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Measuring Electronic Word-of-Mouth Effectiveness: Developing and Applying the eWOM Trust Scale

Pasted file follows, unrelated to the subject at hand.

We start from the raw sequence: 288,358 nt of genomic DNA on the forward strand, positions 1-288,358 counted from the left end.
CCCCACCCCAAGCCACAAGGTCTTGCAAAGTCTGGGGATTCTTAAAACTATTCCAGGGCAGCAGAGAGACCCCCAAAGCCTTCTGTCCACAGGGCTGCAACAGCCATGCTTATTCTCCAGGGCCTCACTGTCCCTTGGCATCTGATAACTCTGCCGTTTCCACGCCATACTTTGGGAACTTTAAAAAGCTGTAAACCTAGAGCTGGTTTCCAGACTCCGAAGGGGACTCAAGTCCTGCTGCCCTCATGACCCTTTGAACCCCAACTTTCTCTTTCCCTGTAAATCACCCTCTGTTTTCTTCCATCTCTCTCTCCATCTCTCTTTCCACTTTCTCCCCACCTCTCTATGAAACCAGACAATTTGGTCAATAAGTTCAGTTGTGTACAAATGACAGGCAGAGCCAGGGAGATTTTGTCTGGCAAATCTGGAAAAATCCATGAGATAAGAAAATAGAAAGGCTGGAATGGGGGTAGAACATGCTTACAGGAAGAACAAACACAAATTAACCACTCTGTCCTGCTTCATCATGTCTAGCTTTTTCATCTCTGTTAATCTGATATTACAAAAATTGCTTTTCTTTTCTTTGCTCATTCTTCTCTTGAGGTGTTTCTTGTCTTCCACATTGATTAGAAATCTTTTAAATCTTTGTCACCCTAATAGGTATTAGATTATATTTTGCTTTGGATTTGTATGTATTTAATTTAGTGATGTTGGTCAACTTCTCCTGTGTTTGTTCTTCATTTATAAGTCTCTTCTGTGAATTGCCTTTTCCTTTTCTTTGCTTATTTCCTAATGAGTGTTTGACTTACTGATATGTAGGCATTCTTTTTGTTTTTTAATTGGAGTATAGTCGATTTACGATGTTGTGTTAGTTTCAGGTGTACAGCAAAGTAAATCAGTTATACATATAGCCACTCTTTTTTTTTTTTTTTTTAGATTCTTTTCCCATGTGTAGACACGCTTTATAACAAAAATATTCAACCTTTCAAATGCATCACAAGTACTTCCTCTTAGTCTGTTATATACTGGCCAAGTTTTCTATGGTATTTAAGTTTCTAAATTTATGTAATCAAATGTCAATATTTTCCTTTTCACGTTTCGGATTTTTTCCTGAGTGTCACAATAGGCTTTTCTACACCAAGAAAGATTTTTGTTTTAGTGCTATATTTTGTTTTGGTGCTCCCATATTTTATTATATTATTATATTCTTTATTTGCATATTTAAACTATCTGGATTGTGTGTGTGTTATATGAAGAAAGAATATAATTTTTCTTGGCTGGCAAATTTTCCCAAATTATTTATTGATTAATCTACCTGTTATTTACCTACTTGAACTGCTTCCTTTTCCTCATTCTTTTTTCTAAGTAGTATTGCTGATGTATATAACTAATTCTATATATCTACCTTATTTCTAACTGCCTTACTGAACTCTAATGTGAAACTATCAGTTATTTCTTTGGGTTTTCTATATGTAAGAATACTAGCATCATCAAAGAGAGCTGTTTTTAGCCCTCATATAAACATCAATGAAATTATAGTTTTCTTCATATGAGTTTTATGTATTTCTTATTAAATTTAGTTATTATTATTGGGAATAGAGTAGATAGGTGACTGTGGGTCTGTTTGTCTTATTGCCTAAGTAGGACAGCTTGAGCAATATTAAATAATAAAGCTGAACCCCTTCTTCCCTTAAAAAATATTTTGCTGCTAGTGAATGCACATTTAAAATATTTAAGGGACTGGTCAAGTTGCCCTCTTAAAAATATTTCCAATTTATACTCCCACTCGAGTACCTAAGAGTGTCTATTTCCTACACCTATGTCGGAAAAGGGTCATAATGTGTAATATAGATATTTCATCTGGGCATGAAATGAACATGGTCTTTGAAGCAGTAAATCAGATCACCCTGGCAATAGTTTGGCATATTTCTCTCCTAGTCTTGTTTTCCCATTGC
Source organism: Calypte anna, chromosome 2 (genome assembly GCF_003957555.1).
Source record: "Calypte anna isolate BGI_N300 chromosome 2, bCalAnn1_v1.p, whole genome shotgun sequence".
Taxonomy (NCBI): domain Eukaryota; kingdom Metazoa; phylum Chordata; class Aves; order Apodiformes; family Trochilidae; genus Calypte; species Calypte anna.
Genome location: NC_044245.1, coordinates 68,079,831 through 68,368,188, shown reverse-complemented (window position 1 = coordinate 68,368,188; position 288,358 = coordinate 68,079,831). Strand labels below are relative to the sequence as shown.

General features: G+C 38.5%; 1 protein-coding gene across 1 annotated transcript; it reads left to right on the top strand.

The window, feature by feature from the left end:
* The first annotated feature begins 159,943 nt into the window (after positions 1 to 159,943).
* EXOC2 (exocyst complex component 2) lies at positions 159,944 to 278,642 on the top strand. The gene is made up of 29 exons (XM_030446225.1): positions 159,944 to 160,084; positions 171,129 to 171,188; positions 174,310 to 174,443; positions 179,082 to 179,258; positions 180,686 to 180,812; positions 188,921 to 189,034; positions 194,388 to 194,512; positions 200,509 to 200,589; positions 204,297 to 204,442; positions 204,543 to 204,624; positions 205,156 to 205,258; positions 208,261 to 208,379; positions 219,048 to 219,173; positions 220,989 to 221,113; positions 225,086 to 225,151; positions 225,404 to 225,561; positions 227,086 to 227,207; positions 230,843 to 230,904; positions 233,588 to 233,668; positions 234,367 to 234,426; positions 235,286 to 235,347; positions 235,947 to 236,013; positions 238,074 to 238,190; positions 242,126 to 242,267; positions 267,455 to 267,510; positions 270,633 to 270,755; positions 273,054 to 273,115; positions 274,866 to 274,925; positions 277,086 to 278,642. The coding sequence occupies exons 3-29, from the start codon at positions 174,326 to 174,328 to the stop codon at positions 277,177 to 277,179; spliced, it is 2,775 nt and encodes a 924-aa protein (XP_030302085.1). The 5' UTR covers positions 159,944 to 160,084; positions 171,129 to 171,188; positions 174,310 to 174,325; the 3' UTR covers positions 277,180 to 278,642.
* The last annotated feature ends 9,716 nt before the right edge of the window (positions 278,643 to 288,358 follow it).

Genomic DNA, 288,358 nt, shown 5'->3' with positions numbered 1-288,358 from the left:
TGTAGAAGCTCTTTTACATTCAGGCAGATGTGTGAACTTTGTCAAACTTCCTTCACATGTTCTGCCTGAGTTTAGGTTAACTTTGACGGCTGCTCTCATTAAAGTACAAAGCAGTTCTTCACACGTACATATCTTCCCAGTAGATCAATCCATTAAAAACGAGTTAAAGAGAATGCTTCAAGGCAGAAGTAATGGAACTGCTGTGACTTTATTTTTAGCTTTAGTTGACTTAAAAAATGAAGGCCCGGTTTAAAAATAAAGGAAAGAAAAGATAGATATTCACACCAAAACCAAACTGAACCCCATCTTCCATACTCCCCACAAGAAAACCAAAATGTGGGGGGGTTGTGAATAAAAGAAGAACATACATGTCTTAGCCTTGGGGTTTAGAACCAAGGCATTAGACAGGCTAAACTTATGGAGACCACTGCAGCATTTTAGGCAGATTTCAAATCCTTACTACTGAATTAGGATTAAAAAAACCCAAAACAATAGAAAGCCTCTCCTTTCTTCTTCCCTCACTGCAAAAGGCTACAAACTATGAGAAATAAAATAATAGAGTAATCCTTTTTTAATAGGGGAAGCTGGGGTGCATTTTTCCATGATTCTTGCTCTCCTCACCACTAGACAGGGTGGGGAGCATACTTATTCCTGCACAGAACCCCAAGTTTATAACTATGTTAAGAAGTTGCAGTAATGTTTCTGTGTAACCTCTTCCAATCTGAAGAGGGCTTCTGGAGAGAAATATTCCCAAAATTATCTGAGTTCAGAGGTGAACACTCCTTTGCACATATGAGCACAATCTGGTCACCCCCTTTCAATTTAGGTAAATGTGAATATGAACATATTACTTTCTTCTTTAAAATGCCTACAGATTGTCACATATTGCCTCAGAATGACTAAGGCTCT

General IntroductionObjectives of the ResearchTheoretical ImportancePractical ImportanceOrganization of the ThesisReview of Literature and Theoretical BackgroundThe Role of TrustThe Concept of TrustOverviewThe Disciplines’ Conceptualizations and Measurement of TrustThe Philosophers’ PerspectiveThe Personality Psychologists’ PerspectiveThe Sociologists’ PerspectiveThe Social Psychologists ’ and Organizational Researchers’ PerspectiveTrust in Intimate Personal RelationshipsTrust in Professional Relationships in OrganizationsEconomic, Business and Marketing PerspectivesTrust in the Economic ContextTrust in the B2B Marketing ContextTrust in the B2C Marketing ContextTrust in the C2C Marketing ContextTowards an Integrated View of Trust ComponentsComponents of TrustTrust Types: Beliefs, Attitudes, and Behavioural IntentionsTrust Elements: Cognitive, Affective and Conative Trust ComponentsTrusting BeliefsTrusting AttitudesTrusting IntentionsRisk-taking BehaviourConditions of TrustConclusionsConceptualization of the Construct, Research Questions and HypothesesEvidence for Generalized eWOM TrustConceptualizing Trust in eWOMConstruct Definition and DomainConstruct CompositionTypes of eWOM TrustDimensions of eWOM TrustElements of eWOM TrusteWOM Trust and Similar ConceptseWOM DistrusteWOM ScepticismCredibilityReviewer CredibilityReview CredibilityAttitude towards Reviews in GeneralOther ConstructsDefinition summarizedResearch Questions and HypothesesConstruct Identification and DimensionalityValidityCriterion-Related ValidityConcurrent ValidityConvergent ValidityDiscriminant ValidityNomological Validity: A Social Shopping - Trust FrameworkeWOM Trust AntecedentsReviewer Altruism and EgoismeWOM Trust CorrelateseWOM Trust ConsequencesReliability and GeneralizabilityGeneralizability to different Online SourcesGeneralizability to individual Customer ReviewsGeneralizability to different Languages and CulturesMeasure ApplicationResearch MethodsIdentification StageSpecification of Content Domain, Construct Definition and DimensionalityGenerating and Judging ItemsExpert Interviews (Study 1)Consumer Interviews (Study 2)Reliability StageResearch InstrumentSample Description and Data Collection ProcedureValidity StageMain Validation Study (Study 4)Research InstrumentMeasurement of eWOM Trust (eWOMTrus)Questionnaire PretestSampling Frame and Data CollectionReturn RateSample DescriptionSupplemental Reliability, Validity and Generalizability Studies (Study 5)Application StageResearch ResultsAssessment of Construct Dimensionality and ConsistencyResults Reliability StageExploratory Factor AnalysisConfirmatory Factor AnalysisMeasurement Model and Goodness-offitReliabilityConvergent ValidityDiscriminant ValidityResults Validity StageExploratory Factor AnalysisConfirmatory Factor AnalysisModel Goodness-of-fitReliabilityConvergent ValidityDiscriminant ValidityMeasure Purification and Model ModificationResults Validity Stage (Modified Model)Model Goodness-of-fitReliabilityDiscriminant ValidityImplications for Construct’s Structure and ContentSupplemental Validity AssessmentsConcurrent ValidityConvergent Validity and Discriminant ValidityKnown-group ValidityPredictive and Postdictive ValidityNomological ValiditySocial Desirability BiasSupplemental Reliability and Generalizability AssessmentsTest-Retest ReliabilityGeneralizability to different Online SourcesScale Finalization and Development of NormsScale Application: Segmenting Online ConsumersSegmenting Consumers on eWOM/Online Ad TrustProfiling the SegmentsDiscussion, Implications and Future ResearchSummary of ResearchConclusions and Discussion of Major FindingsThe Three Elements of eWOM TrustProfiling Recipients of Online Market CommunicationsContribution and ImplicationsLimitations and Directions of Future Research
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